Lockewood Acres: The Life-Changing Nature Of Farming

By Marianna Zavala | May 31, 2017
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Ben Lyons, founder and farmer of Lockewood Acres, will be the first to tell you he had no idea what he was doing when he started farming six years ago. When asked what sparked his interest and passion for farming, he immediately responded with, “I just love watching things grow.” In the hours that followed spent with Ben and company, I realized it was that and much, much more.

The day started with a lesson in goat milking by apprentice Kesnel, as new worker Dahna had struggled in previous attempts. Dahna had only arrived a couple of days earlier, having signed up to work with Lockewood Acres through World Wide Opportunities on Organic Farms (WWOOF-USA). Following the relatively unsuccessful (but hilarious) milking, I was given a tour around the property. I learned that the large RV in the yard had been the home Ben shared with his wife Denise the past six years, while he started the farm and built their current house. Ben mentioned that when the financial crisis and market meltdown hit several years ago, he and Denise found themselves deeply affected. When Denise was offered a job, they moved up to Vacaville, and soon after that Ben started Lockewood Acres. He shook his head as he thought back to those early years. “I was scared to death in 2009, I lost so much,” he said while proudly eyeing his new home.

Now, the farm is a sustainable sanctuary, home to free-range chickens, Nubian dairy goats, pigs, and St. Croix sheep. Several small orchards and a few acres devoted to vegetable production provide everything from peaches, pears and pomegranates to eggplant, tomatoes, squash, and more. As we walked along the rows of winter produce, Ben made note of how productive his farm has been. “It’s fascinating that such a little piece of land can produce so much food,” he said.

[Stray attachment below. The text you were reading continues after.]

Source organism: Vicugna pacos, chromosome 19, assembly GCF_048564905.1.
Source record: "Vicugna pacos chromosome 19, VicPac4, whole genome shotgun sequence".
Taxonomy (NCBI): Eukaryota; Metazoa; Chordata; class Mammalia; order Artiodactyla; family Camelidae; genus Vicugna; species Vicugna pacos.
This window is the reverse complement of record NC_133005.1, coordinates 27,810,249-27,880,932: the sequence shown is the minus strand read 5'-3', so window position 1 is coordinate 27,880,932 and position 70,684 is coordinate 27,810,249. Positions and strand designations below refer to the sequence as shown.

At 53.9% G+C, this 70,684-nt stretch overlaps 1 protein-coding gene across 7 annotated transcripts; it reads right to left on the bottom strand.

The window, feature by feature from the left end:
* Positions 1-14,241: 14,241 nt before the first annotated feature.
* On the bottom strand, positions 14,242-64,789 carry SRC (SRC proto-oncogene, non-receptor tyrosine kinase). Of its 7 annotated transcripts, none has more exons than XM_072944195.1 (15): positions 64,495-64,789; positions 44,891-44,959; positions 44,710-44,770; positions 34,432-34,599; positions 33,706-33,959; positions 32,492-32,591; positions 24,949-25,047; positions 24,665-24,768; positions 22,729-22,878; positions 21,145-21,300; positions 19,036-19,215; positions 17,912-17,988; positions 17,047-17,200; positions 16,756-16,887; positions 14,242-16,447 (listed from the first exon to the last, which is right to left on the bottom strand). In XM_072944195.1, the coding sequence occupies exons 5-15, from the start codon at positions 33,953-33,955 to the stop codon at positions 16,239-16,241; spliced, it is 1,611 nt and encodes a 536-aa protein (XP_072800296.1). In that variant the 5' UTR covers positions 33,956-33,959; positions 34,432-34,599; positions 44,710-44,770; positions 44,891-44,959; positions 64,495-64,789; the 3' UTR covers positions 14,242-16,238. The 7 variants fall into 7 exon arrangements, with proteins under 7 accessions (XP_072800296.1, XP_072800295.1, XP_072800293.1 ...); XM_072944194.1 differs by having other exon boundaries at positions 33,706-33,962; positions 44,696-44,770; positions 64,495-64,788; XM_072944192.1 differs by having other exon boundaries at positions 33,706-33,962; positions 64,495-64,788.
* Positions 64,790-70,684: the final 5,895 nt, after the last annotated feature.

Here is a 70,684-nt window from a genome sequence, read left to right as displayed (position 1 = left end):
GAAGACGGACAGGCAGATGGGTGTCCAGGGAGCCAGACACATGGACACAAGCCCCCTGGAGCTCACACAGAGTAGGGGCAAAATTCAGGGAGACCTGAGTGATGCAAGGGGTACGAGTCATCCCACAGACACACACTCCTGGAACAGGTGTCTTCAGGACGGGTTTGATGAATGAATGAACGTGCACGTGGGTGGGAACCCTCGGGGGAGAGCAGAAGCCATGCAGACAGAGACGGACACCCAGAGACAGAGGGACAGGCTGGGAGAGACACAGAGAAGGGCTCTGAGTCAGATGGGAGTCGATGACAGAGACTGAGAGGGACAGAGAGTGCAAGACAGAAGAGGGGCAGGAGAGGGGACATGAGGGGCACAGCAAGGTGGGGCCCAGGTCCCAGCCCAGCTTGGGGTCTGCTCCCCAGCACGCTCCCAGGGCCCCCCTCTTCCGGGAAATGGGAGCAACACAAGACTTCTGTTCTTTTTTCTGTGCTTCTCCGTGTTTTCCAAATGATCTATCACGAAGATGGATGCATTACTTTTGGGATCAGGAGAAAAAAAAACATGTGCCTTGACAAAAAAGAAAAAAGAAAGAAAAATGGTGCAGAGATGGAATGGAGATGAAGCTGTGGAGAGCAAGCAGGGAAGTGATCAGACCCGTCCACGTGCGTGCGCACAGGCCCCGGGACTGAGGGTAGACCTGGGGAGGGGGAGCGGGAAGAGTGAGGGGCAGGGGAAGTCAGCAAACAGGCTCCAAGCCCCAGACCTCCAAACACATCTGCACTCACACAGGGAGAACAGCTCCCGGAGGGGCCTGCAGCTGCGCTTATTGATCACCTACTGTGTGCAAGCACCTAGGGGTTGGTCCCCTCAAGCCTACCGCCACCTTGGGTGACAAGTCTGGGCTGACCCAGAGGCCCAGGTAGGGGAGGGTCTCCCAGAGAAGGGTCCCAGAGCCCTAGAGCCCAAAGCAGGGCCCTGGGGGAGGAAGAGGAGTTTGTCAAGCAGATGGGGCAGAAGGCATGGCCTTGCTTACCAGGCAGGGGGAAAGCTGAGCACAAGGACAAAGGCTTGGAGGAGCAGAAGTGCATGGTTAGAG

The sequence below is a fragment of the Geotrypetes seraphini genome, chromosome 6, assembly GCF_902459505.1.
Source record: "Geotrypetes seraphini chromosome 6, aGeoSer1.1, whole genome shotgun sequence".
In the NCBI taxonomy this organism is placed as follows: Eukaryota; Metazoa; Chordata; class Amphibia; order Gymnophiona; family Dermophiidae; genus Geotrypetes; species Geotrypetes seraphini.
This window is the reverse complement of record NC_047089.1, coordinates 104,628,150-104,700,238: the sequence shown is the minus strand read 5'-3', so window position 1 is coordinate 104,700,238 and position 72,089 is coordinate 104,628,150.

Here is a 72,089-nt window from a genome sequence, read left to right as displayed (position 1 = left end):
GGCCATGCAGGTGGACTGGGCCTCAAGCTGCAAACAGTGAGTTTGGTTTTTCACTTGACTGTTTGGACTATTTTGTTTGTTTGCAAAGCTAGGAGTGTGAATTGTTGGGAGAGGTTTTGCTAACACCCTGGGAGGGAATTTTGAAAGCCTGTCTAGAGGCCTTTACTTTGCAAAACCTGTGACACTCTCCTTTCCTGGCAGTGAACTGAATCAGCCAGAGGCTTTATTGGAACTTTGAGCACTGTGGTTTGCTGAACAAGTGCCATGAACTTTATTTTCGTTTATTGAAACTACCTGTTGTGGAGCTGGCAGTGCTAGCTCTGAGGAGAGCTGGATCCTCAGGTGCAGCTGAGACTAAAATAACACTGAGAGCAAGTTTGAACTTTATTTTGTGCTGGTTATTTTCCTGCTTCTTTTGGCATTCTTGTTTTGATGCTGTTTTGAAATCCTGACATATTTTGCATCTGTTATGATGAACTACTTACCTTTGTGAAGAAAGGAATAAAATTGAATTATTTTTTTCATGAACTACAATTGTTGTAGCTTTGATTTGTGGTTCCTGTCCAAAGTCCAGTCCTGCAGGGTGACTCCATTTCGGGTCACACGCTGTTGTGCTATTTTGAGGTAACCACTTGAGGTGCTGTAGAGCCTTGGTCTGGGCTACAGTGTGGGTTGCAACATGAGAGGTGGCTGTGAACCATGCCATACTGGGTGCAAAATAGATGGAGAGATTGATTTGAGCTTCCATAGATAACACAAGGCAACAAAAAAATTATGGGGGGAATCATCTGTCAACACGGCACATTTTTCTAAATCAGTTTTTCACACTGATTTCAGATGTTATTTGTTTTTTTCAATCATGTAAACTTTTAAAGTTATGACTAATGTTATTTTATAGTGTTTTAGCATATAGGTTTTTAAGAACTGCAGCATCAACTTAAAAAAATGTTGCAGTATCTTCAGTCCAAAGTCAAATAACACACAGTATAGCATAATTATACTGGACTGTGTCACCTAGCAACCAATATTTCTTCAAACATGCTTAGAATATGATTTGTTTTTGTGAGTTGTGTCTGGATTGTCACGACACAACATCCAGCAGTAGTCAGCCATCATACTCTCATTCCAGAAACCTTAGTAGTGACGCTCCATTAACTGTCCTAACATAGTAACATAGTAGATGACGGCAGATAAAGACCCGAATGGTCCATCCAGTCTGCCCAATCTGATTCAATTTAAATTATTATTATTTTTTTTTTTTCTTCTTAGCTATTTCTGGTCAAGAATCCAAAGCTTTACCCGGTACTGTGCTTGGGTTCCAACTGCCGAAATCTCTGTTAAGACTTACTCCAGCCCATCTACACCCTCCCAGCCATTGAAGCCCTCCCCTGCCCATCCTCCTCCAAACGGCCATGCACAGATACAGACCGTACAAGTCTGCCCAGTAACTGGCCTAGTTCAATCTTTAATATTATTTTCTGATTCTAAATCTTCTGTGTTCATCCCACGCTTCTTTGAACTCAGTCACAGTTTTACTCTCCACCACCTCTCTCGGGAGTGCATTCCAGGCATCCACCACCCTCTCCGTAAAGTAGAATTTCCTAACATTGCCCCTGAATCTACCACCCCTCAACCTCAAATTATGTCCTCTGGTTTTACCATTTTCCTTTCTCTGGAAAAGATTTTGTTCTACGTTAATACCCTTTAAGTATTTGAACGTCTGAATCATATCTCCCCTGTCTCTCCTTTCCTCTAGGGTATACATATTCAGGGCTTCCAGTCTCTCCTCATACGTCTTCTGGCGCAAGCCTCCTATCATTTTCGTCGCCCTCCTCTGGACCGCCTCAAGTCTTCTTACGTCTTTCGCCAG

Ben is not the only one whose life has been changed for the better by the farm. This past year Ben joined the Multinational Exchange for Sustainable Agriculture (MESA) as a host farm for students interested in agriculture. It was through this program that he met Kesnel, who is now a year-long apprentice at Lockewood Acres. Originally from Haiti, Kesnel joined MESA with the goal of learning more sustainable and organic farming practices to bring back to his country. Growing up with seven brothers and sisters, Kesnel recalled how food was a blessing, and not always a guarantee for others. I found myself struggling to imagine the journey that had brought him to Lockewood Acres. “Food is a problem in Haiti, yes, but I want to show people that you can have a small plot of land and grow enough for yourself, your family, and more,” he shared.

By shopping at local farmers’ markets and supporting farms like Lockewood Acres, you’ll discover that more likely than not you’re also helping support a global community of aspiring farmers. 

To learn more about Lockewood Acres, Ben Lyons and the Digital Dirt experience, visit pcfma.org/digitaldirt.

Remember, dirt first!

Article from Edible Silicon Valley at http://ediblesiliconvalley.ediblecommunities.com/food-thought/lockewood-acres
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